The Ultimaker 2 Extended + is among the best pre-assembled printers available on the market today. The extra height is a welcome addition and warrants the increased price tag.
The Ultimaker 2 Extended + is among the best-looking printers on the market today and has the price to match. Does the Ultimaker 2 Extended + live up the hype? Let’s find out.
|Printing Speed||8, 16, 23, and 24 mm³/s|
|Supported Filament||PLA, ABS, CPE, CPE+, PC, Nylon, TPU 95A, and PP|
|Extruders Diameter||0.25mm, 0.4mm, 0.6 mm, 0.8 mm|
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When first comparing the Ultimaker 2 Extended + to its namesake and inspiration, the Ultimaker 2 +, there doesn’t appear to be much in terms of differences other than the Extended edition being taller.
In this case, our first impression is the right one, and there is nothing that sets apart the two models other than the Ultimaker 2 Extended + offering 100mm more of vertical y-axis build volume for a total of 223 x 223 x 305 mm.
The extra height is suited to larger prints and can save a lot of time, and effort, by negating the need to print parts of the same build individually. The additional print area means there’s the option to render multiple build pieces during the same printing session.
In keeping with the ethos of its younger brother, Ultimaker 2 Extended + is marketed as an out of the box workhorse, reliable and sturdy, that will please seasoned makers and curious first-timers alike.
Bar the extended height of 10 cm, the Ultimaker 2 Extended + returns with the partially enclosed Cartesian cube-shaped casing made of translucent acrylic bolstered by a robust aluminum frame. We are especially fond of the case construction if only for the peace of mind it offers by limiting openings and contact points with the hot build plate and nozzle at the front and top.
The sleek white, clean-cut, functional design returns as well, as does the interior LED setup. The now iconic Ultimaker robot logo adorns the side paneling for a playful twist on the often drab appearance of 3D printers. The style of the Ultimaker 2 Extended + is such that it isn’t out of place in a home office. If anything, this printer is ripe for displaying to wow visitors.
The updated parallel fan cup single extruder setup introduced for the ‘’+’’ series of Ultimaker printers returns coupled with a 50 to 100 °C heated glass build plate. The extruder manages movement on the Y and X axes, while the build plate shifts up and down on the Z axis for the added 10 cm of verticality. The setup adheres to the well-established Cartesian printer design.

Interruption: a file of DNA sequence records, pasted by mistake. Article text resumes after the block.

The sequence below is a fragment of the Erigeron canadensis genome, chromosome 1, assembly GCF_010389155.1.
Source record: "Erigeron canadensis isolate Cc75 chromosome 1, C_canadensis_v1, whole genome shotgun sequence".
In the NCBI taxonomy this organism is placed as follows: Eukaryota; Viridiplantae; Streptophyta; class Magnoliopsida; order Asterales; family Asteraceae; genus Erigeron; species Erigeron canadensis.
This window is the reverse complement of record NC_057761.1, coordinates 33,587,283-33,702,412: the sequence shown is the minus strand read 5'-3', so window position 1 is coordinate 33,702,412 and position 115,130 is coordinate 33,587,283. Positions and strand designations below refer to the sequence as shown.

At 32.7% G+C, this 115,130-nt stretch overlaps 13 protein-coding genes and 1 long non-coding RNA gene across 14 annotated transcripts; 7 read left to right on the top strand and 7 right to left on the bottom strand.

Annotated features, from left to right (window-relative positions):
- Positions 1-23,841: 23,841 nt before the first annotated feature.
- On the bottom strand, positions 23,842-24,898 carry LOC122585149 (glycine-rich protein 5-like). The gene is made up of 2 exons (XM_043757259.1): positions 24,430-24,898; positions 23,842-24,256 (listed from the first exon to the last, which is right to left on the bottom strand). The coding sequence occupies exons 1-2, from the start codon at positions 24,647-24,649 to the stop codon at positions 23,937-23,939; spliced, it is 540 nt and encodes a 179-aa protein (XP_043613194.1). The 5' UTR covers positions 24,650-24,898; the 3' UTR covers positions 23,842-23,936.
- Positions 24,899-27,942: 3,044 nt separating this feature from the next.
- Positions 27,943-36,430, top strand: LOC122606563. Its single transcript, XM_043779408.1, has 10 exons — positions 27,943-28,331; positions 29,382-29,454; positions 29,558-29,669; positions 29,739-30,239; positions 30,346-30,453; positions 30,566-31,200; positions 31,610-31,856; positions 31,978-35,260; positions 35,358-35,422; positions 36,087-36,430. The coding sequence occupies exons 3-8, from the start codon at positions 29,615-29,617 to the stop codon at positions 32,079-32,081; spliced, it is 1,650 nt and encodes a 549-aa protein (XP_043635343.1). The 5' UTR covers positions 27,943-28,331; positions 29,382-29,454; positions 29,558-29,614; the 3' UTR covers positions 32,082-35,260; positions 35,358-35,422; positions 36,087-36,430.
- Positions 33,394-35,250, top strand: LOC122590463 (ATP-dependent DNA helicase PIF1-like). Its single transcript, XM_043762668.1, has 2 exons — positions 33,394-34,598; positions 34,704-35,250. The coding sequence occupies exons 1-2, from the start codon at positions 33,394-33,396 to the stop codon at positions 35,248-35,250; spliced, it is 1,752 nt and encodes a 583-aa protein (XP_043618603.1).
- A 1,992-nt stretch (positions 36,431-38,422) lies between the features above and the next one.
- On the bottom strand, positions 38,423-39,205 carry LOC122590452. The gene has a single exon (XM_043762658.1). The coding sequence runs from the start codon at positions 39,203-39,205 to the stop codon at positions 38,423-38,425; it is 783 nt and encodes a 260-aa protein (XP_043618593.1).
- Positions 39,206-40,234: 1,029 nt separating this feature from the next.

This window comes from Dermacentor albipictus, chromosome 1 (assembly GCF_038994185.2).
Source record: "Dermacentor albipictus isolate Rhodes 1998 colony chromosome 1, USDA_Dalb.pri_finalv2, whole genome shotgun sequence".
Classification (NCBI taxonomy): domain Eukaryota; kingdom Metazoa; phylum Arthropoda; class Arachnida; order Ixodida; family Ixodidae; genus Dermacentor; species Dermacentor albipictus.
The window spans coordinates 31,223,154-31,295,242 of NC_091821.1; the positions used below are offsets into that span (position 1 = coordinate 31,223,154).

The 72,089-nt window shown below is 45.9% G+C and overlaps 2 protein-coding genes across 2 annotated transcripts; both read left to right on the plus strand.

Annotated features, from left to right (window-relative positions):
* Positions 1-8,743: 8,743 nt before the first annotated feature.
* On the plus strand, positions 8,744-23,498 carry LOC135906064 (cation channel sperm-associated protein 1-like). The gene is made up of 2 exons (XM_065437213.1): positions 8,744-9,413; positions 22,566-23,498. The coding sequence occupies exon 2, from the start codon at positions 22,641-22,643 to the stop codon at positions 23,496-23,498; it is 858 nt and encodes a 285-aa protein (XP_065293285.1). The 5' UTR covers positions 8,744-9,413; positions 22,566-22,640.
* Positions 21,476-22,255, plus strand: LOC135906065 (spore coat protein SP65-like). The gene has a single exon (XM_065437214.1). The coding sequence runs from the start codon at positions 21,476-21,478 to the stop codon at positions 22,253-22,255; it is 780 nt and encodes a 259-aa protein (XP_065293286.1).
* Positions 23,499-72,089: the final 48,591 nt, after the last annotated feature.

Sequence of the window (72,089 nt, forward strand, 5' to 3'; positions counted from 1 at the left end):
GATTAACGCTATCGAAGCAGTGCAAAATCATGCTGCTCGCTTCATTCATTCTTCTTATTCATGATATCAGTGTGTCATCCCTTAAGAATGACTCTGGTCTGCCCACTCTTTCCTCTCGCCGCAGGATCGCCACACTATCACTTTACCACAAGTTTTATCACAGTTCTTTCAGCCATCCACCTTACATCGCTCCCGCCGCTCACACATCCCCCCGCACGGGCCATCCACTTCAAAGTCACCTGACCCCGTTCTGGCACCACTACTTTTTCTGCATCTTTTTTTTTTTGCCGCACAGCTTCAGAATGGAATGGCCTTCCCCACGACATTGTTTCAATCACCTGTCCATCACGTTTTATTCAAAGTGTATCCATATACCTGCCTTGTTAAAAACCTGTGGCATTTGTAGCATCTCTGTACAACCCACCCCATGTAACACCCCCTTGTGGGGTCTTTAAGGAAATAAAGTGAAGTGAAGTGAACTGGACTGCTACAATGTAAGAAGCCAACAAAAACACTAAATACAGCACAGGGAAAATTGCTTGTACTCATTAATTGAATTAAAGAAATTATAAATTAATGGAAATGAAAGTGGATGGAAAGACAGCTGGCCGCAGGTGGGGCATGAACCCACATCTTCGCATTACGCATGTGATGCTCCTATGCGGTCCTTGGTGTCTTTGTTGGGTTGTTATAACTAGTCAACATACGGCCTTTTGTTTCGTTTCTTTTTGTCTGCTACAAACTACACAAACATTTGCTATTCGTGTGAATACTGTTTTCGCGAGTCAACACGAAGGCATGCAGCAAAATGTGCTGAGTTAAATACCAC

The extruder uses Fused Filament Fabrication printing tech and accepts 2.85 mm filament (PLA, ABS, CPE, CPE+, PC, Nylon, TPU 95A, PP). To keep costs down, the Ultimaker 2 Extended + supports filament from third-party manufacturers.
The brilliant geared feeder introduced with the + model of the Ultimaker 2 range returns, which means jamming issues are all but absent while extracting and feeding in a fresh batch of the filament is much easier than previously. Edge it into the feeder while simultaneous pressing down on the adjacent button to loosen the teeth.
The Ultimaker 2 Extended + sticks to the ample layer resolution range of the original going as small as 0.02mm (20 microns) to the more standardized 0.6mm (600 microns) with a precision range of 12.5 / 12.5 / 5 microns. This generous array is assured by an Olsson Block Kit featuring easily interchangeable nozzle diameters including 0.25 mm, 0.4 mm, 0.6mm, and 0.8 mm. The printer ships with the necessary tools to quickly swap out the nozzles as required.
With such a rich arsenal of resolutions to choose from, the Ultimaker 2 Extended +’s focus on versatility is blatantly apparent with the ability to complete projects from minuscule, detailed-oriented prints, to bigger prototypical prints.
As for connectivity, the Ultimaker 2 Extended + uses a standalone SD card setup, with the slot sitting at the bottom of the unit alongside the LED control panel and a rotating click wheel. The lack of USB or Wi-Fi connectivity is detrimental to our overall appreciation of the printer, but the SD system coupled with the excellent Ultimaker Cura software works efficiently enough.
The panel and wheel appear to be identical to those on the Ultimaker 2 +, which we found to be responsive and accurate. The control panel is particularly useful when turning on the printer for the first time, changing the filament, or triggering a new print as it provides an abundance of information and steps to follow.